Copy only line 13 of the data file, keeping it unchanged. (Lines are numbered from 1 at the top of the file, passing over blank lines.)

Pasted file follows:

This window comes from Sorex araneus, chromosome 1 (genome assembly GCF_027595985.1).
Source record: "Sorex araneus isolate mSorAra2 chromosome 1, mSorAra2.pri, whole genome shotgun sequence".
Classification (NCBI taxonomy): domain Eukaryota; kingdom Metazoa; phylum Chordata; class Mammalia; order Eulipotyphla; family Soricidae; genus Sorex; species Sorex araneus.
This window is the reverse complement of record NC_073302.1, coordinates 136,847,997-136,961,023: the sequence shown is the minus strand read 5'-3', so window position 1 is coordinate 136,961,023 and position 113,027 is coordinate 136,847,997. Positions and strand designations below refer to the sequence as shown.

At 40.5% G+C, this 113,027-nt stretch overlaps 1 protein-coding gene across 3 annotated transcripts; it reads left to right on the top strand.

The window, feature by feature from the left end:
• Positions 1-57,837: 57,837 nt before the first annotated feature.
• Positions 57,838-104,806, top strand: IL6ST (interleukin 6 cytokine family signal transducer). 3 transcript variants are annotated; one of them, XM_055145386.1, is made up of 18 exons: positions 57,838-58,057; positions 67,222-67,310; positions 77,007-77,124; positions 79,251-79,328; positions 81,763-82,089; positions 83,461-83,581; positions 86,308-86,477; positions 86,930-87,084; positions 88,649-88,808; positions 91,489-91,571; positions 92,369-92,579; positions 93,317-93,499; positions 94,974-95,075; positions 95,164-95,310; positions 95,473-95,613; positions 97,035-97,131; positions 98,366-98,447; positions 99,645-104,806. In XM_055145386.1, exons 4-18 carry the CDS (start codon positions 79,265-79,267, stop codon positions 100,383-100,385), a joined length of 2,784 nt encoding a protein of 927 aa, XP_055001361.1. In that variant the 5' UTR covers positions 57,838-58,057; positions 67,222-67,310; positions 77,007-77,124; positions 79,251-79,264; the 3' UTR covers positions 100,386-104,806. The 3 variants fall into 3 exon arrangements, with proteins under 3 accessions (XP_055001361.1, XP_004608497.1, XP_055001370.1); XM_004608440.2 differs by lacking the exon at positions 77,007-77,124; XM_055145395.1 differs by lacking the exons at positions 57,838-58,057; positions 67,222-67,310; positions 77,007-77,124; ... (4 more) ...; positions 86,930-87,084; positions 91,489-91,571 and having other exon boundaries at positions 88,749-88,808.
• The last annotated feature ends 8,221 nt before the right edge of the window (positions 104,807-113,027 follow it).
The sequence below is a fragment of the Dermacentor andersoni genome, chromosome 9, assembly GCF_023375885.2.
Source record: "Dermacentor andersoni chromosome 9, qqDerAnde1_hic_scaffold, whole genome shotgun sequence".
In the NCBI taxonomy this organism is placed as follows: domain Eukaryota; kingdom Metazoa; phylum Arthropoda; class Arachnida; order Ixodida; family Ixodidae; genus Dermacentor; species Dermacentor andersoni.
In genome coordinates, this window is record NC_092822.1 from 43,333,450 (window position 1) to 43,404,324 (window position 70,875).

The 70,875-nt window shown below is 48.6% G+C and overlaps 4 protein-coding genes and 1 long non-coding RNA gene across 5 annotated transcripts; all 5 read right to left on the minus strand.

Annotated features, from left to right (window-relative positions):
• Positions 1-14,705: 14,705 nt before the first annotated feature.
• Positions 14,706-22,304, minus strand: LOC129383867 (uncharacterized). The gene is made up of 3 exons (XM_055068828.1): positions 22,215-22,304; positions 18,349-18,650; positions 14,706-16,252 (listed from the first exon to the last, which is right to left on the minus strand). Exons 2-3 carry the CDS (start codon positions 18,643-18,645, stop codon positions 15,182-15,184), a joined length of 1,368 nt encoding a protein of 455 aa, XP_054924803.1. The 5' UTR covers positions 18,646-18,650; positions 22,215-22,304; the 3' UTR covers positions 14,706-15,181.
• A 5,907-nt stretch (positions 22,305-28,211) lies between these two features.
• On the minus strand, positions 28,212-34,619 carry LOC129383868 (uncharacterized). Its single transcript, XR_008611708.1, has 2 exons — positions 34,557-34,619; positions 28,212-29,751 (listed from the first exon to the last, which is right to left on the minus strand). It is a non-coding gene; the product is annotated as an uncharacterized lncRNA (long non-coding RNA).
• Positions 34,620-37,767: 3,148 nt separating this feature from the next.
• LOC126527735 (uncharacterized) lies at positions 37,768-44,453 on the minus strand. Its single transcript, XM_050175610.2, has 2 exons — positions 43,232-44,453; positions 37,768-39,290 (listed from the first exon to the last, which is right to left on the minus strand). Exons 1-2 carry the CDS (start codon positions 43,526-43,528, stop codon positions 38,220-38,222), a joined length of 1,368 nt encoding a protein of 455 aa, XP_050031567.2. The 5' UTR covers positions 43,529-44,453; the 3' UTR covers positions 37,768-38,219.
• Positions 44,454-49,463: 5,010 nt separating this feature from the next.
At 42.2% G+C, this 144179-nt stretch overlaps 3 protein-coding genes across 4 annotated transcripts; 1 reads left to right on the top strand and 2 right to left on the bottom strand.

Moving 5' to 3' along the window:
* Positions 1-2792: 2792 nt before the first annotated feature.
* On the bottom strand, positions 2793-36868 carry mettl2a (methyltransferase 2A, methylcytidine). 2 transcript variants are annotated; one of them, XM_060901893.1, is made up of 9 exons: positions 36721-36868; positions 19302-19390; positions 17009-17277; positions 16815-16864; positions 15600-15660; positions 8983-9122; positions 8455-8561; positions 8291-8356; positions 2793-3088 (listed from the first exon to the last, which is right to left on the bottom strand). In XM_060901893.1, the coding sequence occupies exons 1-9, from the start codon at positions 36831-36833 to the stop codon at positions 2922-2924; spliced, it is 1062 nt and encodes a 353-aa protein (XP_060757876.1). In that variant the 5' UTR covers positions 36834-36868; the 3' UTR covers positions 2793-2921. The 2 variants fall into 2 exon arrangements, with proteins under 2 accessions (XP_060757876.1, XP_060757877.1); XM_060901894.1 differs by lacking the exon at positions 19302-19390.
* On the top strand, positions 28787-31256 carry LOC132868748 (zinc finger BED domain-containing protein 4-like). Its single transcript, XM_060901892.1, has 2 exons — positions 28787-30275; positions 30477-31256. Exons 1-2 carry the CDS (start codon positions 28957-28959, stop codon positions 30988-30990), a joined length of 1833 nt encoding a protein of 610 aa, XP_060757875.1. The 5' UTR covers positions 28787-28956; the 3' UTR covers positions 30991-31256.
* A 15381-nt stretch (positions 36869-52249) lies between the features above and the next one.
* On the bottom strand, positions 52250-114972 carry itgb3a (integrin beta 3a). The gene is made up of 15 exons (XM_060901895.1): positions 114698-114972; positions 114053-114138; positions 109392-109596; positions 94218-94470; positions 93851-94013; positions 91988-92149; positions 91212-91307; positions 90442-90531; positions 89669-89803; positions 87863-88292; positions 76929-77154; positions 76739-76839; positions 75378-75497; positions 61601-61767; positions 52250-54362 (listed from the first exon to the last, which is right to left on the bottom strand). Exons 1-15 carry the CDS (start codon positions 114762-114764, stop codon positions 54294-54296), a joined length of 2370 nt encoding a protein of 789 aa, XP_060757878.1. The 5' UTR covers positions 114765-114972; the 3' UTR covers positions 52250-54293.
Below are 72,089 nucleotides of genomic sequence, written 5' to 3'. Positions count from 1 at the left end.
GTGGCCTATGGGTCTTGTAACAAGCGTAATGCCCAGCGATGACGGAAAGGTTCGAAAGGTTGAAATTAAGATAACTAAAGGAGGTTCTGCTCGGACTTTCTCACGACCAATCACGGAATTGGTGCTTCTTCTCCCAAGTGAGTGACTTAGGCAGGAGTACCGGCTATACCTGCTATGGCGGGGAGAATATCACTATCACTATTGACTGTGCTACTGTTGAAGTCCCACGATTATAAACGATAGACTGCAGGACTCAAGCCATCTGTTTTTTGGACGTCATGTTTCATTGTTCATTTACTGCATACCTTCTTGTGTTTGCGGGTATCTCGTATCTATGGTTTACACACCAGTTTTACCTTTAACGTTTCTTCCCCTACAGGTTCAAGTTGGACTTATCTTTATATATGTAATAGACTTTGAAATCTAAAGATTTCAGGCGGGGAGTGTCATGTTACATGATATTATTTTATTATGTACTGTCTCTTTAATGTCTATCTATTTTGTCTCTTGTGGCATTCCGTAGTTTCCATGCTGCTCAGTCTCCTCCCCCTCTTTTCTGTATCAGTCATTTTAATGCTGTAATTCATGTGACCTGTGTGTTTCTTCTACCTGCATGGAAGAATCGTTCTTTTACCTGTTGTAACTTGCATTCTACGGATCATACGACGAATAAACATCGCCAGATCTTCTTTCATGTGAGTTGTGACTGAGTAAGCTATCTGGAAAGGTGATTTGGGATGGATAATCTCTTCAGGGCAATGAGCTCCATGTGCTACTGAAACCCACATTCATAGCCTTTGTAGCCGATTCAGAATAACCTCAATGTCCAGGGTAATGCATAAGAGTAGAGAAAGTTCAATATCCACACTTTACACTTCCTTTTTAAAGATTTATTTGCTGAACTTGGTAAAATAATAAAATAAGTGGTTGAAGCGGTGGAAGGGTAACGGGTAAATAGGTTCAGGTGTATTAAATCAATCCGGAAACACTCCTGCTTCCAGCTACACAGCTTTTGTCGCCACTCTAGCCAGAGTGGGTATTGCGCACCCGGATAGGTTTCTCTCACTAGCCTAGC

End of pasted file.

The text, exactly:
In genome coordinates, this window is record NC_092822.1 from 43,333,450 (window position 1) to 43,404,324 (window position 70,875).